Iowa and Utah have become the latest states to advance legislation restricting transgender students' participation in school sports.
The Iowa House of Representatives Monday approved a bill that would bar trans girls and women from competing on female teams at K-12 schools as well as both public and private colleges and universities, The Des Moines Register reports. The vote was 55-39, with all but one Republican supporting it and all Democrats opposed. It also states that any student who has suffered harm through a violation of these regulations has grounds to sue.
The Senate's vote on its version of the legislation could come this week. Its bill does not include private colleges and universities. It has already been approved by a Senate committee.
Gov. Kim Reynolds, a Republican, has urged state lawmakers to pass such legislation, but she said she would wait for a final version before she commits to signing it into law.
Reynolds and other supporters of bills like this claim they will assure fairness to cisgender girls and women. Opponents say they constitute out-and-out discrimination against trans people.
"Putting this into Iowa law and using positions of power to go after the most vulnerable of us -- children -- would send a very chilling message that Iowa isn't welcoming," said Democratic Rep. Ross Wilburn, according to the Register. "This legislation is discrimination, plain and simple."
In Utah, the House last week approved a bill that would set up a commission to determine trans athletes' eligibility to compete under their gender identity. It applies to public middle schools and high schools, and the commission would evaluate each athlete individually according to standards laid out in the bill. The Senate is now considering it.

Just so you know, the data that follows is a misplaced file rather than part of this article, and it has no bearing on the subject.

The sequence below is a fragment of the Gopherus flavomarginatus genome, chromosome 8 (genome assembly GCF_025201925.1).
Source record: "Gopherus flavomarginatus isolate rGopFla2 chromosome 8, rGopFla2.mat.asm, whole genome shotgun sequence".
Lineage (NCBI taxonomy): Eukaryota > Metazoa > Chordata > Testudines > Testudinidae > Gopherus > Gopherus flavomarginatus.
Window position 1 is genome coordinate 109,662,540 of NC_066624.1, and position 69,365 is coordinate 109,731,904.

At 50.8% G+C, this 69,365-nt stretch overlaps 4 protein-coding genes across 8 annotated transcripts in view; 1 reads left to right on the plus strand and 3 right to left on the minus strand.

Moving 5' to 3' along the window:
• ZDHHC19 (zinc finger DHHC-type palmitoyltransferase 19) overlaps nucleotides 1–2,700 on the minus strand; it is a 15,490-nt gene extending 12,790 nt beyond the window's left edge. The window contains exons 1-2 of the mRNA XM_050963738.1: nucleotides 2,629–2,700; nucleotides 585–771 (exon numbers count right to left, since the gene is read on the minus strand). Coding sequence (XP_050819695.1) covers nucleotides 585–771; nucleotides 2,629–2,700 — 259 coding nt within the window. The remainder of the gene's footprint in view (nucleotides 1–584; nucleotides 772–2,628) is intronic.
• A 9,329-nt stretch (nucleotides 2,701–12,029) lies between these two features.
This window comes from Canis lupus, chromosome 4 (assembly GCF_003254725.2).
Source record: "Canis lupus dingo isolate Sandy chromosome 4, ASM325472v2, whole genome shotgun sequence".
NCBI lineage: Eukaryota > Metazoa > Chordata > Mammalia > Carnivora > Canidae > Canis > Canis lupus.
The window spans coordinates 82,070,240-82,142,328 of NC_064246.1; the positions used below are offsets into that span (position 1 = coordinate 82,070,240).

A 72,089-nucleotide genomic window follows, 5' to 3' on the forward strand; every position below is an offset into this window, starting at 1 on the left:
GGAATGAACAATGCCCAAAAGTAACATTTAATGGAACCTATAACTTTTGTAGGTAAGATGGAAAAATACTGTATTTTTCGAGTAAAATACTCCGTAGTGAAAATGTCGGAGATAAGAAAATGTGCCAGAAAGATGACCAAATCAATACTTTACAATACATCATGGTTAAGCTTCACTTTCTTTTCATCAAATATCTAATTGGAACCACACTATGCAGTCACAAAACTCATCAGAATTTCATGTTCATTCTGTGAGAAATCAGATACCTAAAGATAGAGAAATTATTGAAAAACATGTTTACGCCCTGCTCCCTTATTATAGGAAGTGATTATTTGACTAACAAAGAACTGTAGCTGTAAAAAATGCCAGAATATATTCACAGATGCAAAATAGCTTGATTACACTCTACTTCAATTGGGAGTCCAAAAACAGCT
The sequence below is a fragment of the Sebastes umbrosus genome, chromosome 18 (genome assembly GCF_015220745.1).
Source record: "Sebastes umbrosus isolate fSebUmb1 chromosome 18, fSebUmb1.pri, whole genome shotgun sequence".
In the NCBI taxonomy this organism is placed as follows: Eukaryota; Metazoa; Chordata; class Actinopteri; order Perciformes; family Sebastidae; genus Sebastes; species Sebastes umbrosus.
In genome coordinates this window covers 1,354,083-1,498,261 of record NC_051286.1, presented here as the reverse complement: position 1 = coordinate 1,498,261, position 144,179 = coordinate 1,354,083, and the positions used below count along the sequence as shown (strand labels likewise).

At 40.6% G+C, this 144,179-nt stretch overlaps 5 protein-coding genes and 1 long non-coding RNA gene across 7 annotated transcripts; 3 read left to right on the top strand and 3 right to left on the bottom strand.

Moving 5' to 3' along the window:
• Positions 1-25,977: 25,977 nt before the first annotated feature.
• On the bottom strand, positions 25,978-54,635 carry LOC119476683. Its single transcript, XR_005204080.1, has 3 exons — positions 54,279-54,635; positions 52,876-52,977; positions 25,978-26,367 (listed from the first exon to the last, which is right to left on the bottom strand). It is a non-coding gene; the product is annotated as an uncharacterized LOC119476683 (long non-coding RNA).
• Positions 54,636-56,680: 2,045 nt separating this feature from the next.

The bill was a compromise that didn't satisfy groups on either side of the issue, radio station KUER reports. The commission would include a doctor and sports physiologist appointed by the speaker of the House, and that opens it to political bias, said Troy Williams, executive director of Equality Utah.
"We're worried about the House of Representatives choosing what medical doctors will be on the commission, which could be weighted against transgender kids if, for example, not currently, but in the future, someone in the House had an anti-transgender bias," Williams told the station. He also would prefer that the commission determine the characteristics rather than have them contained in the bill.
Meanwhile, the conservative group Utah Eagle Forum opposes the bill because it isn't an outright ban on trans girls in girls' sports. "This bill will allow biological boys to continue to play with biological girls," Gayle Ruzicka, president of the Utah Eagle Forum, told KUER. "If we pass this bill, you will eliminate girls' sports. We will only have boys' sports and coed sports."
Republican Gov. Spencer Cox said Thursday that he is keeping his "mind open" about the legislation, Salt Lake City television station KUTV reports.
"I am hopeful that we will get something where Equality Utah and Rep. Birkeland can come together and say we like this. It's not perfect, but it's better," Cox said at his monthly press conference. Rep. Kara Birkeland is the bill's sponsor.
Last year, trans-exclusionary sports legislation failed to pass after Cox raised concerns about the effect on trans youth.
South Dakota is the only state where an anti-trans sports bill has become law this year. Last year such bills were signed into law in Alabama, Arkansas, Florida, Mississippi, Montana, Tennessee, Texas, and West Virginia, while Idaho enacted such a law in 2020. The Idaho and West Virginia laws have been blocked by courts while suits against them proceed.
While supporters of trans-exclusionary sports bills claim trans females have an inherent and unfair advantage over cisgender females, both activists and scientists dispute this, pointing out that there are many factors besides gender assigned at birth that contribute to an athlete's performance. There is no widespread domination of girls' and women's sports by trans athletes, while legislation like this further marginalizes an already oppressed minority, activists point out.